The African Growth and Opportunity Act (AGOA) and the Generalized System of Preferences (GSP) offer preferential access to the U.S. market for 6,421 eligible product tariff lines. By leveraging these products’ duty-free access to the U.S., Kenya can increase export earnings and investment, providing a significant boost to its efforts to advance industrialization, create jobs and improve prosperity and well-being.

AGOA has been the cornerstone of U.S. economic engagement with Kenya and other sub-Saharan African countries since it was signed into law by the U.S. Congress in 2000, and has shifted the focus of U.S.-Kenyan economic relations from aid to trade and investment.
H.E. Deputy President William Ruto (center with yellow tie) joined the Ministry of Industry, Trade and Cooperatives for the launch of the National AGOA Strategy and Action Plan.

Read more about the launch during Kenya's Trade Week 2018 by clicking here or above.

Following the launch, on August 28, 2018, Kenyan Cabinet Secretary for Industry, Trade and Cooperatives Peter Munya (represented by Trade Principal Secretary Dr. Chris Kiptoo) delivered Kenya’s National AGOA Strategy and Action Plan 2018-2023 to U.S. Trade Representative Robert Lighthizer in Washington, DC.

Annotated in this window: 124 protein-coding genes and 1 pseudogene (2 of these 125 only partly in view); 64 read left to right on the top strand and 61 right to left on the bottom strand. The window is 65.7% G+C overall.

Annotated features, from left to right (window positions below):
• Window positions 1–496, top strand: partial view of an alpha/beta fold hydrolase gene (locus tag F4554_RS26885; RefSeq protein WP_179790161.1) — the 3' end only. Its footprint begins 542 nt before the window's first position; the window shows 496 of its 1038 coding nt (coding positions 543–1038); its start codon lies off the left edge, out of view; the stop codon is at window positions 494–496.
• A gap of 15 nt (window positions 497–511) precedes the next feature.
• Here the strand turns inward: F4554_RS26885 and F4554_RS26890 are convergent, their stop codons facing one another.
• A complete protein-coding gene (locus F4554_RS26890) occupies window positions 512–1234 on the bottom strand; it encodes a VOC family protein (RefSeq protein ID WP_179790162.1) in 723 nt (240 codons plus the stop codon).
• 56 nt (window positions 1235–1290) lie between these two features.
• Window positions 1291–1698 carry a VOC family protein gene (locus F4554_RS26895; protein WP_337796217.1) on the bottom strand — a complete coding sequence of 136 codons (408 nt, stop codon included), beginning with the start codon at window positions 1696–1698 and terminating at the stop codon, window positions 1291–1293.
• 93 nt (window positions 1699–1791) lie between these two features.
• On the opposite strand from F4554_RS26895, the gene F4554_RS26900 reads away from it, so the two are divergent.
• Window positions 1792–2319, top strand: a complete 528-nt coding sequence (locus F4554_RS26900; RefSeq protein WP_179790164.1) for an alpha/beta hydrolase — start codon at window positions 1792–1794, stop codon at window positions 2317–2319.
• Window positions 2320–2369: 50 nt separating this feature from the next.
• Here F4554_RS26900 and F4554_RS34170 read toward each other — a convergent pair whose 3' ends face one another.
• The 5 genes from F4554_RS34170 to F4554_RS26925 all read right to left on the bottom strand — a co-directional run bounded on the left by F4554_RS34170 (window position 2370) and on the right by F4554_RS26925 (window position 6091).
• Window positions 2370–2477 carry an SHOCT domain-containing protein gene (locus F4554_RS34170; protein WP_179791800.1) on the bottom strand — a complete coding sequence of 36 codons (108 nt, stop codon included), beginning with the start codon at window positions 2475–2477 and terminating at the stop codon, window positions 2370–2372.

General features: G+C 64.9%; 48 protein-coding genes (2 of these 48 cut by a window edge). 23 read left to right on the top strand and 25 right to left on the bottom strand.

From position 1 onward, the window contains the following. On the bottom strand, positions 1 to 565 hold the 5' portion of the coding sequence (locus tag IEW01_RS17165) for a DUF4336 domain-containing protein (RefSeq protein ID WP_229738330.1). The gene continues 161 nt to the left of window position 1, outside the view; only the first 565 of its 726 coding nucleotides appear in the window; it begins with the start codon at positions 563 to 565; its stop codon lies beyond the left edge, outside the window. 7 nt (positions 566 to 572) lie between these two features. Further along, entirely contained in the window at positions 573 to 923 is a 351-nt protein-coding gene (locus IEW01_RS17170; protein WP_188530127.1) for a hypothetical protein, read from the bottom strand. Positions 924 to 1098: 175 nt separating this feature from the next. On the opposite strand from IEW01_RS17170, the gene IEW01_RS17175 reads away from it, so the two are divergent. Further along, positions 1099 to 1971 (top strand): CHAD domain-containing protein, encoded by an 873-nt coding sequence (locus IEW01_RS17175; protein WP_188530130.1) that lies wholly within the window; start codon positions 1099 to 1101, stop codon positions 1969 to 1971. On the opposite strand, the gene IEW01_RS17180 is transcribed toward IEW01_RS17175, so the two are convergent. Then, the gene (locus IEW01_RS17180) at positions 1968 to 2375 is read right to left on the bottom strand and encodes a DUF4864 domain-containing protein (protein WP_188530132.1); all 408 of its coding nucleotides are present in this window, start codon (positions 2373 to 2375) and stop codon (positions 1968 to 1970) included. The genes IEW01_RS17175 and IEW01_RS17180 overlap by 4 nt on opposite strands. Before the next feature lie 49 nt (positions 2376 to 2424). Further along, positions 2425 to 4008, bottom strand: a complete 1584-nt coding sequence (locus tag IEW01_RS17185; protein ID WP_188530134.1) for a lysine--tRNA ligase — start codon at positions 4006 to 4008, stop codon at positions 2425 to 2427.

Read more here .
EAST AFRICAN AGRIBUSINESSES FIND FUNDING
The USAID Hub, through a grant issued to GroFin, has facilitated the closure $3.3 million in new private sector investment in East Africa. The goal of the grant was to increase investments in the agribusiness sector in East Africa by screening agribusinesses and offering tailor-made technical assistance to get them investment-ready.

“GroFin provided funding based on our business plan and growth strategy and not based on the collateral that we had,” said Betty Wandabula, director of Dejolisa, a Ugandan poultry business.

Dejolisa had commercial funding from a bank, but the bank was not willing to provide additional expansion capital when Dejolisa could not meet its 120% collateral coverage requirement. GroFin refinanced the facility and provided the additional expansion capital for collateral coverage of about 60%. This allowed the company to construct additional poultry houses and purchase a truck, which allowed Dejolisa to grow its number of chickens, eggs and employees!
By improving access to finance for “missing middle” companies in a sector often overlooked by banks, the Hub is enabling SMEs to pursue growth plans. The $3.3 million in new financing helped create 283 jobs, half for women and youth, and led to greater sales of food security-enhancing products. The partnership has also supported women-led businesses as three of the six agribusinesses have female managing directors.

To hear from more GroFin clients, click here .
NEW GRANT TO STRENGTHEN CROSS-BORDER STAPLE FOOD TRADE